the eco-brick Reduces by 90% the carbon emissions of a regular brick
The bricks are made up of construction waste: perfectly “circular”
Bricks have played a major role in the world around us as they’ve been used for thousands of years in most construction sites. Moreover, these clay-fired bricks have not changed since they were first introduced all those years ago.
Unfortunately, they’re not very environmentally-friendly. They use up raw, finite materials, and create carbon emissions. Now, a team of engineers in Scotland that opened a startup, Kenoteq, has created the K-Briq, an eco-friendly brick.
Civil engineer and professor of Geotechnical and Geoenvironmental Engineering at Heriot-Watt University in Scotland, Gabriela Medero, decided to combine forces with fellow engineer Sam Chapman, to start Kenoteq in 2009.
The company’s main contender is the K-Briq, made up of 90% construction waste, and as it doesn’t require a kiln to fire it up (unlike regular bricks) it produces only one tenth the carbon emissions of typical bricks.
A more sustainable construction industry, starting with the foundations: bricks
Even though regular bricks are made up of natural materials, they require a lot of clay (their main component), which, when mined, strips land of fertile topsoil, which in turn inhibits plant growth.
And in regular brick production, these need to be fired up in a kiln at high temperatures. These kilns are usually heated up with fossil fuels, which contribute to climate change.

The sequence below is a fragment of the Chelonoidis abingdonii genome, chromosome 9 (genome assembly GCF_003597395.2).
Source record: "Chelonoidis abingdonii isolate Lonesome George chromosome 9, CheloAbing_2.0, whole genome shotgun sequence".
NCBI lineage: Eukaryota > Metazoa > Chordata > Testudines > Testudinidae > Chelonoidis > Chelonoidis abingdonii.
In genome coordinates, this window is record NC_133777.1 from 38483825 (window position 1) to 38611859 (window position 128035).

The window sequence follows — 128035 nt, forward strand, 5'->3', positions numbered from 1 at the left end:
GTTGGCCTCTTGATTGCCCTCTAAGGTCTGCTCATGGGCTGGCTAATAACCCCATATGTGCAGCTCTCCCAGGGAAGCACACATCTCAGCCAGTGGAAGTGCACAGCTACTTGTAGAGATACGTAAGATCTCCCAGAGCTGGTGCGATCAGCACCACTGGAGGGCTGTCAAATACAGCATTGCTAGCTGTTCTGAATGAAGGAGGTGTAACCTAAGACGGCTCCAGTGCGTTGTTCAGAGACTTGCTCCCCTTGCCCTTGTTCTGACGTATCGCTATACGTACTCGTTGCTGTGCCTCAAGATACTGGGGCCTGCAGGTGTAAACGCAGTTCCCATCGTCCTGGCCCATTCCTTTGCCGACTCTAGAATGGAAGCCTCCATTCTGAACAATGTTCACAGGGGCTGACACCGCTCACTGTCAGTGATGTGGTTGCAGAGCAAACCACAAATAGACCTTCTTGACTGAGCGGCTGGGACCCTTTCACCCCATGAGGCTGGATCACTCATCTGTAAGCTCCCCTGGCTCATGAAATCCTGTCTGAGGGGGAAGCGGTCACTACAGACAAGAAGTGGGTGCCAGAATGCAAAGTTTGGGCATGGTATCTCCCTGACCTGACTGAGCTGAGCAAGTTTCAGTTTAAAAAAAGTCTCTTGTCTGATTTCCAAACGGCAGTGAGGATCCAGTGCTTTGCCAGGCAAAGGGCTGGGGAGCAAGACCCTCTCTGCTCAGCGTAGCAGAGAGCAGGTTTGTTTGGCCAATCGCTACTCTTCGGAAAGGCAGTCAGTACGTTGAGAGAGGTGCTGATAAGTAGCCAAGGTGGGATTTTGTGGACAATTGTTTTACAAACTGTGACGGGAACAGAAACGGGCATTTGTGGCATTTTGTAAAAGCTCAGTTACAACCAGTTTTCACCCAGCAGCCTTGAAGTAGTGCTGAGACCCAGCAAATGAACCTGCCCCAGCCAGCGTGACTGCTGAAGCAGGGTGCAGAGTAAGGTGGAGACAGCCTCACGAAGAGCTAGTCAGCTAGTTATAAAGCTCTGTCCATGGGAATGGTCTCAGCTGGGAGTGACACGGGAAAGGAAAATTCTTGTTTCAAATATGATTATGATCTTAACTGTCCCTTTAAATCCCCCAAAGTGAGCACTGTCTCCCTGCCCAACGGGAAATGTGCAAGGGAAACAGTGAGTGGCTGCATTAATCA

With that in mind, Medero and Chapman created the K-Briq. In order to make it, demolition waste is used, this includes gravel, sand, bricks, and plasterboard that is crushed and mixed with water. These are then pressed into customized molds and can come in any color by being tinted with recycled pigments.
Kenoteq celebrated a victory earlier this year by being commissioned to provide its bricks for the Serpentine Pavillion 2020 in London’s Hyde Park in the U.K. (The project has been postponed until 2021 due to the current global situation.)
The Pavilion is designed by the architectural studio Counterspace and will use Kenoteq’s K-Briqs in gray, black, and 12 different shades of pink.
As per Medero, the K-Briqs last longer and are more durable, offering more insulation, than regular bricks.
At the moment, Kenoteq operates out of Edinburgh in Scotland, and can produce up to three million bricks per year. The duo hopes to scale up considerably in the coming years but first has to overcome the hurdle of a notoriously slow-moving construction industry.
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